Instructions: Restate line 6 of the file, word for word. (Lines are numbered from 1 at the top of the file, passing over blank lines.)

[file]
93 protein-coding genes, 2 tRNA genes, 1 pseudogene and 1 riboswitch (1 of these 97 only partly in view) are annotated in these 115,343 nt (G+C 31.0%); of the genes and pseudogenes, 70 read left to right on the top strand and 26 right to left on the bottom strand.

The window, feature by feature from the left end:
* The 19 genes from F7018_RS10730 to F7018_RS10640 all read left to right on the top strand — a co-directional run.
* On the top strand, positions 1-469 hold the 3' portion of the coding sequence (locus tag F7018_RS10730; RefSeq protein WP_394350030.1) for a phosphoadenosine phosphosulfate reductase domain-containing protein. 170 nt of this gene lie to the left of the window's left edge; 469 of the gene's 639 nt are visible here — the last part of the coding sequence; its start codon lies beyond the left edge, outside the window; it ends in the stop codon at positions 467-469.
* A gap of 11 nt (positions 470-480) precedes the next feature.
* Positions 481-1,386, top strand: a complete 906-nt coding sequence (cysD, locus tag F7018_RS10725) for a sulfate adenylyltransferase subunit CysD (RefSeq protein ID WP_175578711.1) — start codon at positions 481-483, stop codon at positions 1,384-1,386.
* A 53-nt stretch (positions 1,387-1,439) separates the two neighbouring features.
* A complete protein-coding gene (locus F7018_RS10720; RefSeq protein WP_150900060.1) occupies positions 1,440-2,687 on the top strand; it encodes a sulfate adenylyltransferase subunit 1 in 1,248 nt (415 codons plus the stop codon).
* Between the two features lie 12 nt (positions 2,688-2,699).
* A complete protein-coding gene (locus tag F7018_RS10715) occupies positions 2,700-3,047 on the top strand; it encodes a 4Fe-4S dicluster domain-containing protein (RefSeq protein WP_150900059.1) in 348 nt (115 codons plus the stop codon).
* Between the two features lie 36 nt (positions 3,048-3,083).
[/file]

* Positions 481-1,386, top strand: a complete 906-nt coding sequence (cysD, locus tag F7018_RS10725) for a sulfate adenylyltransferase subunit CysD (RefSeq protein ID WP_175578711.1) — start codon at positions 481-483, stop codon at positions 1,384-1,386.